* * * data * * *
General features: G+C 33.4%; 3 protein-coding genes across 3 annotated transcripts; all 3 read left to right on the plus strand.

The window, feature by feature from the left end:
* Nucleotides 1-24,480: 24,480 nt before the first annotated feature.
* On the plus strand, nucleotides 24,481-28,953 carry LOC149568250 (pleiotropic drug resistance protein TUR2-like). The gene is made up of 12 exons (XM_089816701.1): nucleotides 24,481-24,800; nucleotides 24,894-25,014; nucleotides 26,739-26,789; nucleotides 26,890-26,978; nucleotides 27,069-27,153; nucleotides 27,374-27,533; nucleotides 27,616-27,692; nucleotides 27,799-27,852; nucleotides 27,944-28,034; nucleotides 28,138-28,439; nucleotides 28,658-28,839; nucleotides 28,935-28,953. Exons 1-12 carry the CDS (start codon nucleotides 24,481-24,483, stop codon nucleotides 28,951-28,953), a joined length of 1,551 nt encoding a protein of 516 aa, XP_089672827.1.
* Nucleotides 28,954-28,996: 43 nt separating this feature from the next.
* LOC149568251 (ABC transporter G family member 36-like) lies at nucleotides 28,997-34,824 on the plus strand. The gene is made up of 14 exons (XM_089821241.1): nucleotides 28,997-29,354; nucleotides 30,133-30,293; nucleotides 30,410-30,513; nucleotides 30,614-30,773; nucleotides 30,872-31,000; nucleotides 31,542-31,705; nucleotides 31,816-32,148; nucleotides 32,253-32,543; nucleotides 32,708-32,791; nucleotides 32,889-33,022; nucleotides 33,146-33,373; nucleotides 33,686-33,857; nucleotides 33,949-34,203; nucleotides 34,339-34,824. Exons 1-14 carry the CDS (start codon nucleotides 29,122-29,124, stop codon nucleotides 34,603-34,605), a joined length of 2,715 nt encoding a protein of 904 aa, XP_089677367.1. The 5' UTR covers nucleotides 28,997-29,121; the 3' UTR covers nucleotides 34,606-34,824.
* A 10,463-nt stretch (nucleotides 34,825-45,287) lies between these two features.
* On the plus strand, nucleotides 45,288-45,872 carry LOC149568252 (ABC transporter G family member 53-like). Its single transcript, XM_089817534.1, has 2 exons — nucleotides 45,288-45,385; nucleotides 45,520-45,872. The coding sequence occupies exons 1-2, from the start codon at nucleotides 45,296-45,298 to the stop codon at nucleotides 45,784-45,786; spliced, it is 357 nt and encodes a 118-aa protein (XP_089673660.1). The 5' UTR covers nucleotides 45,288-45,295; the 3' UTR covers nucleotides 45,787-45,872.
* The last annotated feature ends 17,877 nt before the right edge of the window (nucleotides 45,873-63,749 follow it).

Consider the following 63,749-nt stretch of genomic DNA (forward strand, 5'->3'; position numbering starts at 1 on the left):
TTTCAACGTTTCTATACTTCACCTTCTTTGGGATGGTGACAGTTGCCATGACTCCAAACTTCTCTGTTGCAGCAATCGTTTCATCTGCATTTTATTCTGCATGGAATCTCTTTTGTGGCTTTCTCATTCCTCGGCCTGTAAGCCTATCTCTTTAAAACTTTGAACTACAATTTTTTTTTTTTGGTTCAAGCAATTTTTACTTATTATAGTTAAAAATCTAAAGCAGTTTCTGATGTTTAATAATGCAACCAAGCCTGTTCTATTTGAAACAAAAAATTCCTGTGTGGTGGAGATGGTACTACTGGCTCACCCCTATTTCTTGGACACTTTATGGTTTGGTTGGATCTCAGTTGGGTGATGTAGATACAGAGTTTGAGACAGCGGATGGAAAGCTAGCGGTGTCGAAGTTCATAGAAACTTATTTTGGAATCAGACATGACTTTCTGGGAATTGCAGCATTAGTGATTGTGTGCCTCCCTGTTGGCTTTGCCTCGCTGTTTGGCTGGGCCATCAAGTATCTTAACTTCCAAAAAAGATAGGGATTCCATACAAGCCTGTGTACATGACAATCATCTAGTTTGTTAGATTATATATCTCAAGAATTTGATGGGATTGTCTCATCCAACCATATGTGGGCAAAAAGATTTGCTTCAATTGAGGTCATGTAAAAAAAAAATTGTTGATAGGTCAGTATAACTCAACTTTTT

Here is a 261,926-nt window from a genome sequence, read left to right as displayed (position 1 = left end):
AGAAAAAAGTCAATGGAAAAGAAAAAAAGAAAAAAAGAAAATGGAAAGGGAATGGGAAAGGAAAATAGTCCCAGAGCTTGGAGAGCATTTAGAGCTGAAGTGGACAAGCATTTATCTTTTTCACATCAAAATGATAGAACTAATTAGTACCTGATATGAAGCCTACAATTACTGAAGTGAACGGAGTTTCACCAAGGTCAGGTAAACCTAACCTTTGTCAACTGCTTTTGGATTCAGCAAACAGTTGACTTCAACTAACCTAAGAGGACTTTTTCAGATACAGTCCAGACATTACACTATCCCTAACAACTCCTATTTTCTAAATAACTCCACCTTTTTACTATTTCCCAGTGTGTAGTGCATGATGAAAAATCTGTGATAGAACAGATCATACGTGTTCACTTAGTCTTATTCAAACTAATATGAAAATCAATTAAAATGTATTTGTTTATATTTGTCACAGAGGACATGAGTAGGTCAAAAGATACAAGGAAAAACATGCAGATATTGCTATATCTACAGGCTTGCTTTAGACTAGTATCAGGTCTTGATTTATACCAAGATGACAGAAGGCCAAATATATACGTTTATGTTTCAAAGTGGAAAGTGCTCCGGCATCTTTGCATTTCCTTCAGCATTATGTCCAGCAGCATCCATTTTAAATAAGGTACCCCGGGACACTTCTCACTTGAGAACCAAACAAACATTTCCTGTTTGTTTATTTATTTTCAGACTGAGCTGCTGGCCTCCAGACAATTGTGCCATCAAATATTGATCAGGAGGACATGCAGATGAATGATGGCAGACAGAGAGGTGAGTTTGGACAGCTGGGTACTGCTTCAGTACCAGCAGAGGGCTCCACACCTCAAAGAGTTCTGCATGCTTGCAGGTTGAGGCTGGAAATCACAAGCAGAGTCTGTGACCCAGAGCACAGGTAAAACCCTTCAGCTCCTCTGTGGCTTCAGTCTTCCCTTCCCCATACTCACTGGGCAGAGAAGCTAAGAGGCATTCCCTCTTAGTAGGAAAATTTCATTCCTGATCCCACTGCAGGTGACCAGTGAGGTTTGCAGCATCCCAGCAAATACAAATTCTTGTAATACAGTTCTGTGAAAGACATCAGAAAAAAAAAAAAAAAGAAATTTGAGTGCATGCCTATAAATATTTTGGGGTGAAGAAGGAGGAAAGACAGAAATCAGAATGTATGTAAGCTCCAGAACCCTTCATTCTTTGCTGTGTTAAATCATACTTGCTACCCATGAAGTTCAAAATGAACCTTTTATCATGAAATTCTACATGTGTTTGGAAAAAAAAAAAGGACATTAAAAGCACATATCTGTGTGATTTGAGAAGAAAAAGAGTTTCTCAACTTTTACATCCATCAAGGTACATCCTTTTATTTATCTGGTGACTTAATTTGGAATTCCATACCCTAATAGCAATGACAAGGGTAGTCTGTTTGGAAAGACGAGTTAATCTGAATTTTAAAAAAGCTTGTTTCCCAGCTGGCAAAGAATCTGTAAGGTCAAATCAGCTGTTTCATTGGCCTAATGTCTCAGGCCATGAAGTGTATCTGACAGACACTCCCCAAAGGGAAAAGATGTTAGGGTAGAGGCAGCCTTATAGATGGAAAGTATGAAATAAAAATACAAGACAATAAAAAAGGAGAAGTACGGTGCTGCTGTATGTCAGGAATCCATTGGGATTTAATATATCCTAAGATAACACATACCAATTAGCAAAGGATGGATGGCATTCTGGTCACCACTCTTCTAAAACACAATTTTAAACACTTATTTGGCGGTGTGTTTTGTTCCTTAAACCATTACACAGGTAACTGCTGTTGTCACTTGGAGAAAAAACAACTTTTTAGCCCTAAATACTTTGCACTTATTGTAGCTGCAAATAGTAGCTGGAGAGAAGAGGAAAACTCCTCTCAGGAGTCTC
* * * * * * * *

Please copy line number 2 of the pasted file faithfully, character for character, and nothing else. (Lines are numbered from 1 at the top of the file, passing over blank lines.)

The window, feature by feature from the left end: